Splunk take any type of data of millions of entries and allows you to process it into reports, dashboards and alerts.

It’s great at parsing machine data. We can train Splunk to look for certain patterns in data and label those patterns as fields.

Planning Splunk Deployments

A note on config files

Everything Splunk does is governed by configuration files. They’re stored in /etc and they’ve .conf extension.

They’re layered. You can have files with the same name in several directories. You might have a global level conf file and an app specific conf file. Splunk check which one to use based on the current app.

The /etc/<app>/default directory contains preconfigured versions of .conf files. You should never edit those files, and instead edit them in the /etc/<app>/local directory.

Inside a conf file there’re stanzas

Attribute = Value

Attribute = Value

Deployment Models

Splunk offers two types of deployments

  • On cloud
  • On premise

No matter which type you choose, the data pipeline has the same input parsing, indexing, and searching, and they’re both scalable.

The Splunk Data Pipeline

  • Input: Splunk consumes data from sources. It does not look at its contents.
  • Parsing: It happens on the index or heavy forwarder. Splunk examines, analyzes and transforms the data, and identifies timestamps. It also adds metadata.
  • Indexing: Splunk takes the parsed data and writes it to indexes on disk in the form of flat files stored in the indexer (called buckets).
  • Searching: Where users interact with Splunk to search through the data.

Data Storagement

When Splunk processes raw data, it adds it into indexes. They map to places in the disk, which are called buckets. It comes with several indexes built-in and you can create your own indexes as well.
During the index phase, Splunk transforms raw data into events and then stores those events in these buckets. An event is a single row of data that has metadata attached to it. The default index is called Main.

Splunk also has an _internal index that stores internal indexes.

An event is a single row of data. It has fields, which are key-value pairs.

key value
username fred

Splunk adds default fields to all events:

  • timestamp
  • host
  • source: name of the file stream
  • sourcetype: format of the data

In Splunk, an index contains compressed raw data from associated index files, these files are spread out into different directories depending on their age: hot, warm, cold, frozen, thawed.

Searching and Reporting

What is SPL? (Search Processing Language)

SPL encompasses all the search commands and their functions, arguments, and clauses. Its scope includes data searching, filtering, modification, manipulation, insertion, and deletion.


The _time field stores time in epoch format. You can specify absolute time ranges using SPL.

earliest=01/14/2021:16:32:00 latest=07/14/2021:21:00:00

You can also specify relative ranges using - or + to indicate the offset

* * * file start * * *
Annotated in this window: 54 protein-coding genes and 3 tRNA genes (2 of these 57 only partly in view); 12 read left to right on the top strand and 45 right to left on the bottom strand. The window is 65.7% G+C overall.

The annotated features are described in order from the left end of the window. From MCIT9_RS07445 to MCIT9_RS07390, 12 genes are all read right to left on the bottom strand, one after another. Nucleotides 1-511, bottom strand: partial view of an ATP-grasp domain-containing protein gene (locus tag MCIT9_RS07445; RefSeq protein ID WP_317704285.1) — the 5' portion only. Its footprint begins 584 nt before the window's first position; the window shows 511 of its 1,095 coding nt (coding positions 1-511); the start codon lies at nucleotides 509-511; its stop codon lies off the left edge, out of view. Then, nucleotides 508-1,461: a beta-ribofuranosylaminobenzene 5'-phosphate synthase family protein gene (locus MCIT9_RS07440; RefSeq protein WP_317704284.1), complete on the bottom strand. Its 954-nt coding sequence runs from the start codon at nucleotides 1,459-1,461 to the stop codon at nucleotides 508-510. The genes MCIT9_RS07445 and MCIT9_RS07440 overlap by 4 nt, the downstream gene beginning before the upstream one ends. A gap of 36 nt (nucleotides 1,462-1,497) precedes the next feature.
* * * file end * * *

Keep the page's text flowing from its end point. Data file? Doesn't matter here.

-30m -> 30 mins ago
-7d -> 7 days ago
+1d -> 1 day from now

There’re a lot of time variables to format time in Splunk.

Variable Description
%c Date and time in server’s format
%H Hour (24-hour clock)
%I Hour (12-hour clock)
%M Minutes (00-59)
%p AM or PM
%S Seconds (00-59)

We also can format dates using variables

Variable Description
%F ISO 8601 format (yyyy-mm-dd)
%A Full weekday name (Monday)
%d Day of month (01-31)
%j Day of year
%B Full month name (January)
%m Month (01-12)
%y Year as two digit number (0-99)
%Y Year as four digit number (yyyy)

We can convert time into the format we want during search time using eval expression and time variables on _time field.

eval New_Time = strftime(_time, "%I:%M, %p")

Basic Searching

The search pipeline starts off with a big glob of data. The first thing to do is filter out as much data as we can. One of the best ways to do that is to use one of Splunk’s metadata fielsd like index, host, source or sourcetype. If we know any of these, we should start with those.

index = main, index = default
host = server.com, host =
source = /var/lib, sourcetype = csv

Broad search terms

For broad search, we may use:

  • Literal keywords. failed, error
  • Phrases. "failed login"
  • Fields as key value pairs. user=user1.domain.com
  • Wildcards. *ailed, fail*, user=*
  • Booleans. AND, OR, NOT

Basic search commands

After we have our broad search terms, we can do the first pipe, and then after the pipe we can start doing our search commands

  • chart / timechart. returns results in tabular output for charting
  • rename. renames specific field
  • sort. sorts results by specified fields
  • stats. statistics
  • eval. calculates an expression
  • dedup. removes duplicates
  • table. builds a table with specified fields
host=myhost.lcl source=hstlogs user=* (message=fail* OR message=lock*)
| table _time user message
| sort -_time

Field extraction

Splunk has built-in field discovery, altough custom field extractions can be built into it with regex which extracts fields based on patterns.

Intermediate Searching

This are some of the most used commands. They come after the pipeline.


  • returns the most common values of a given field
  • defaults to 10 fields
  • can be combined with limit=<number>
  • automatically builds a table with count and percent columns
  • can be used with multiple fields (return the top value for a field organized by another field)
top user
  • opposite of top
  • returns the least common values of a field
  • options are identical to top
rare user
  • it’s used along a function by a field
  • some common functions: count, avg, max, mean, median, sum, stdev, values, list
stats avg(kbps) BY host
stats count(failed_logins) BY user